Those of you who know me understand how I operate intellectually. You may also be familiar with the way I operate spiritually. Growing up in a home where all I ever knew was God, the Bible, Sunday School, and church songs (both traditional and nontraditional), I have come through a journey of battling with extremes. I know I have verbally shared this with some of you, but I think, because of something that happened to me a week ago, it’s time to write it down.
Just like any good traveler, I needed to pack. But I was a packrat. And by that, I mean I packed EVERYTHING. Of course, I’m speaking in the metaphorical sense, because these things that I “packed” were pieces and tid-bits and clusters of Christianity as I saw it. Let me explain.
My hard-working, Christian mother home-schooled me in elementary school. Before this, I attended a private Christian school for pre-school and kindergarten where she was a teacher. As a part of my home-school education, I was required to read my King James Version Bible and memorize scripture and psalms as my mother directed. I was also required to take sermon notes. I ended up “taking sermon notes” for a large portion of my adolescent life.
These sermon notes consisted of spiritual experiences, spiritual quotes, Sunday School lessons, prayer practices, anything and everything I ever heard a pastor or someone spiritual say. After being home-schooled for 5 years, my parents sent me to a special public school that required all students to be in band (I played the trumpet). I attended 10th Street Middle School in the 6th & 7th grade. At this point, I was adding a rather eclectic collection of Christian music to my sermon notes. My spiritual suitcase was PACKED. But I didn’t even understand it all. Quite honestly, my emotional journal entries that I began writing at age 8 were more real to me than anything in my growing repertoire of Christianity.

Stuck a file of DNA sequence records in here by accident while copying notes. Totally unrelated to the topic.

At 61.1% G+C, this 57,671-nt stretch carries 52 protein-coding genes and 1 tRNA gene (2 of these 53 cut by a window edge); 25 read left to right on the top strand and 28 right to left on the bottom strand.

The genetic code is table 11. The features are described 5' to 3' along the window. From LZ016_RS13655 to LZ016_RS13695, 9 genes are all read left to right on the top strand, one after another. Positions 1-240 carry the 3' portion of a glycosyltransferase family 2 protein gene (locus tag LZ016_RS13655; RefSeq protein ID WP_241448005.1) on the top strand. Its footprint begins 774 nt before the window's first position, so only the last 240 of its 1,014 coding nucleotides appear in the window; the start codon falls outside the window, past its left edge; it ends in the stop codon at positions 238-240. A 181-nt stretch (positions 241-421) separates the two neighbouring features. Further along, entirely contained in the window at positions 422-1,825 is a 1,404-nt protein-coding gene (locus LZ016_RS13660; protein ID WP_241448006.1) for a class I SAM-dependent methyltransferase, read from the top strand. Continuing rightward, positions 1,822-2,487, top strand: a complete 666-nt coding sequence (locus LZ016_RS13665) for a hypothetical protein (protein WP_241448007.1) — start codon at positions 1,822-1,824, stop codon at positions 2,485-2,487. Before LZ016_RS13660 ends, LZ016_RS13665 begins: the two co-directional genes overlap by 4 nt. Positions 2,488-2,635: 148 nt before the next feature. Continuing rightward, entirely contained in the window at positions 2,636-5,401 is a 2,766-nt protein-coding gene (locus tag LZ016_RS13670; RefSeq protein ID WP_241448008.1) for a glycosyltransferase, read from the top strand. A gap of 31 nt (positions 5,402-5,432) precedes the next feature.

Fortunately, I was spared in a couple areas. Thanks to my cynical father and high-class education, I was taught to reject anything with a pentecostal flare, no matter how extreme. My high-class education kept me away from wasting my time reading evangelical literature that simply attempted to re-write the message of the Bible in less lofty terms (with the exception of Tim LaHaye and Jerry B. Jenkins’s Left Behind Series, of course – for better or for worse). So I grew up rejecting all things pentecostal and reading classic literature that increased my vocabulary.
And this brings me to the end of part one, as a Christian packrat, with everything BUT speaking in tongues and cheesy Christian literature in my suitcase. Everything else was definitely in there, though, everything from raising my hands in worship to every single word of every sermon I had ever heard. And if you’re a packrat, you know that one of our most resilient characteristics is that we don’t know what the heck it is that we’ve packed.